The Use of Analytics in Basketball

By Glenn Brown

Ten years ago, the play and statistics of the NBA were determined to be meaningless and sometimes annoying for diehard fans and personnel of each organization. General managers and owners would draft players, scout free agents, scout opponents, and lastly, would construct teams based on what they would see live and hear from the front office. That all change with the birth of analytics that was created by the general manager of the Major League’s Oakland Athletics. The man behind this crazy idea was Billy Beane, or the guy most people know from the film “Money ball.” Beane used advance statistics to figure out which players worked for his system and left 60 percent up to what the numbers said, and the other 40 percent to the front office. The question that the reader must be thinking about is, “What does this have to do with the NBA”? Well, this led to current Houston Rockets general manager Daryl Morey using this idea of advanced metrics to start the trend of player development tracking. The numbers game has revolutionized the NBA in a way that fans and NBA personnel have never witnessed before. Morey’s trend started in 2009 by tracking the way a player plays against certain defenses, the strengths and weaknesses while playing a style, how the player fits in to certain systems, and overall the strengths and weaknesses of teams. This lead to ten teams adopting this type of metric the next year, and currently every NBA franchise uses advanced metrics. This transformation has been used in every aspect of the NBA from which players to draft, the amount of money a player is truly worth, and most importantly which systems will work for certain teams and their coaches. The tracking of analytics has become so involved in the game that some statistics can predict what a player’s stats will be for the rest of their career, and which role a rookie will have in the NBA before stepping on an NBA floor.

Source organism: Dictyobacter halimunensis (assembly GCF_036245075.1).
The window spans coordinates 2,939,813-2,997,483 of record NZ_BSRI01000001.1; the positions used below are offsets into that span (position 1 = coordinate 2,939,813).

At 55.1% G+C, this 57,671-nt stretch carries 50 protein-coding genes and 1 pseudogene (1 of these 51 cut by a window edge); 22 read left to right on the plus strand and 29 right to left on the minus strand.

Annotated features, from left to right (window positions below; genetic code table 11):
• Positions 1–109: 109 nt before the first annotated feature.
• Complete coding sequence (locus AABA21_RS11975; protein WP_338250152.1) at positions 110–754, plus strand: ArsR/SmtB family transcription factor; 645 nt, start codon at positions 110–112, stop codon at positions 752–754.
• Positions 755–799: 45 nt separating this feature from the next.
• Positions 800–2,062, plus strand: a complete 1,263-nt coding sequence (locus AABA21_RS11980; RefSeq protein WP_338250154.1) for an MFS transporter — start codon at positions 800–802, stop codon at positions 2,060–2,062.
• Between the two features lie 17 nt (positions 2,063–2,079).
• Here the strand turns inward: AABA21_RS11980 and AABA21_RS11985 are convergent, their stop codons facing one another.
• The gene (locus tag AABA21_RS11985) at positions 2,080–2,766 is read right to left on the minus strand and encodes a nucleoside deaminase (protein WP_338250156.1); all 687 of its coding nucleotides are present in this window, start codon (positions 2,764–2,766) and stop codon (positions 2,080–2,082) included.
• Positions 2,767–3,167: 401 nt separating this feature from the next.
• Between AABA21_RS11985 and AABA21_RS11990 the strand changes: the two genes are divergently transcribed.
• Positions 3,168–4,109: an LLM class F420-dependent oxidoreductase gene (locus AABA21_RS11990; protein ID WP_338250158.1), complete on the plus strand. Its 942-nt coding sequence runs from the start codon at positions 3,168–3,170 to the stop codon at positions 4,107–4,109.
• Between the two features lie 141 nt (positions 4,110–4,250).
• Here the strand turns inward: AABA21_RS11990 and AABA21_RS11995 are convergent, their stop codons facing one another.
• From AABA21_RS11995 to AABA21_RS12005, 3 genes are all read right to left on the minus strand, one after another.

Advertisements

Leave a Reply

Fill in your details below or click an icon to log in:

WordPress.com Logo

You are commenting using your WordPress.com account. Log Out / Change )

Twitter picture

You are commenting using your Twitter account. Log Out / Change )

Facebook photo

You are commenting using your Facebook account. Log Out / Change )

Google+ photo

You are commenting using your Google+ account. Log Out / Change )

Connecting to %s